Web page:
But in matters concerning police shootings, one constant theme is that all is not often what it seems.

According to the Australian Institute of Criminology (AIC), shootings by police are often complicated by the impairment of the alleged offender – including their mental state, drug or alcohol incapacity, or their failure to understand the seriousness of the situation and the consequences that may follow.

The AIC released a study that found that between the years of 1989 and 2011, there were 105 people fatally shot by police throughout Australia. 42 per cent of them had a diagnosed mental illness. Psychotic disorders and schizophrenia were the most common.

It is believed that even more were suffering from undiagnosed mental illnesses. These issues have been highlighted in a number of recent fatal police shootings in NSW, including the shooting of a woman outside a fast-food restaurant in Sydney’s west who was suffering from mental health condition.

Should general duties police have specialised weapons?

When police are receiving training to deal with a huge situations, how is it possible to adequately train them to deal with a potential terror situation, and to make an assessment about whether the suspect is suffering from impairment?

If the suspect were, say, hallucinating, that would surely dictate that the situation be handled very differently to one in which the suspect was acting without impairment.

Add to this the pressure of dealing with a situation in the “heat of the moment”, in which a police officer is making decisions under extreme pressure, and the use of specialist tactical units starts to make more sense.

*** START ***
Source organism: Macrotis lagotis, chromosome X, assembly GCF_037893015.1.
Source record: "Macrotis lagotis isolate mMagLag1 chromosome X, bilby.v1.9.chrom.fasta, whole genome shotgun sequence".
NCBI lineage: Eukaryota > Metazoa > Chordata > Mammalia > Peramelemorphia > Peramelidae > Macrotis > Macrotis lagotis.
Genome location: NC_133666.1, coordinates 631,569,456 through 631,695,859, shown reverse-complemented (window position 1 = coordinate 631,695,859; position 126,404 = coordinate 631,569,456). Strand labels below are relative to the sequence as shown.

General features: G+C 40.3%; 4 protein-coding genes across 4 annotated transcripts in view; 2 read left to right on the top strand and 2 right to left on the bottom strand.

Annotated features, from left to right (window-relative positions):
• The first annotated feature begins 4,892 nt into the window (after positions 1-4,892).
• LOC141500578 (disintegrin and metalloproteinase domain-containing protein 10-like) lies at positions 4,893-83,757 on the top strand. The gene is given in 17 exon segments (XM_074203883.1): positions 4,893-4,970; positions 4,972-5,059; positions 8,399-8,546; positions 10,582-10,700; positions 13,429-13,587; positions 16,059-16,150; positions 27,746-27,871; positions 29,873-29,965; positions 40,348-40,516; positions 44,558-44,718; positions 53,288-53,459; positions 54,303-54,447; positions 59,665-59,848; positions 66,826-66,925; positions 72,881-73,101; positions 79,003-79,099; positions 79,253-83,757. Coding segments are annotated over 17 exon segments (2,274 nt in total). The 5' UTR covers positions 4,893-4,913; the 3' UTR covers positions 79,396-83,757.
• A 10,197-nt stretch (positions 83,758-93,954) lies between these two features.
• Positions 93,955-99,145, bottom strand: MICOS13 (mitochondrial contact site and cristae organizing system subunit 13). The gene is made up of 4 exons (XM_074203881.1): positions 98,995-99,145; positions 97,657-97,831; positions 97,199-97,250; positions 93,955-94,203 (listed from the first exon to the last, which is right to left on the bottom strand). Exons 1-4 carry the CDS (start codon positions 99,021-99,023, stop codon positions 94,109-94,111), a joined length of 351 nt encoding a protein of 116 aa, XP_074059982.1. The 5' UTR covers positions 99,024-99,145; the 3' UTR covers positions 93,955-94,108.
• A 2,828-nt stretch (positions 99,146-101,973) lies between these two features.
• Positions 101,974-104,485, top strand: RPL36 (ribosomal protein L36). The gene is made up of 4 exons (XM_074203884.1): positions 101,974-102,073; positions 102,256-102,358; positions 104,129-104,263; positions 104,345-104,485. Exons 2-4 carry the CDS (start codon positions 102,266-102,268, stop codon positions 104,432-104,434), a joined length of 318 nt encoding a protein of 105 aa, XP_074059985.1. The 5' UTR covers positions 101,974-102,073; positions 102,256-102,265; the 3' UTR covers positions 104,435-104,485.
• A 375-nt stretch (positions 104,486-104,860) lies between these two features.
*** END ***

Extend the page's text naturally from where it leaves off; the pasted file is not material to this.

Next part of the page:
A specialist unit has ongoing training in handling specific pressured situations, but a general duties police officer has broad training in a vast number of areas. Maybe we can draw an analogy with doctors, or even lawyers.

We wouldn’t necessarily want a general practitioner performing open heart surgery on a loved one, but we’d be very happy for a coronary surgeon to do so, due to the years spent training and honing their skills in that area.

Similarly, we wouldn’t ordinarily want a general legal practitioner to undertake a family law case for us – we would look for a specialist family law firm with Accredited Family Law Specialists.

Increasing police powers and weaponry to deal with lone wolf attacks is a very serious issue, and there is a real question about whether allowing general duties police to act would make a positive difference to the handling and outcome of these sorts of incidents.

The decision to use a firearm in a police operation is one of the most critical a police officer can make. As the AIC notes: “No other single issue has the potential to destroy the relationship between the police and the community like the use by police of deadly force.”

Any decision should not be made lightly, or as a kneejerk response to community feeling about the events of last December and the concerns surrounding terrorism generally.

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Ugur Nedim

Ugur Nedim

Ugur Nedim is an Accredited Criminal Law Specialist with 25 years of experience as a Criminal Defence Lawyer. He is the Principal of Sydney Criminal Lawyers®.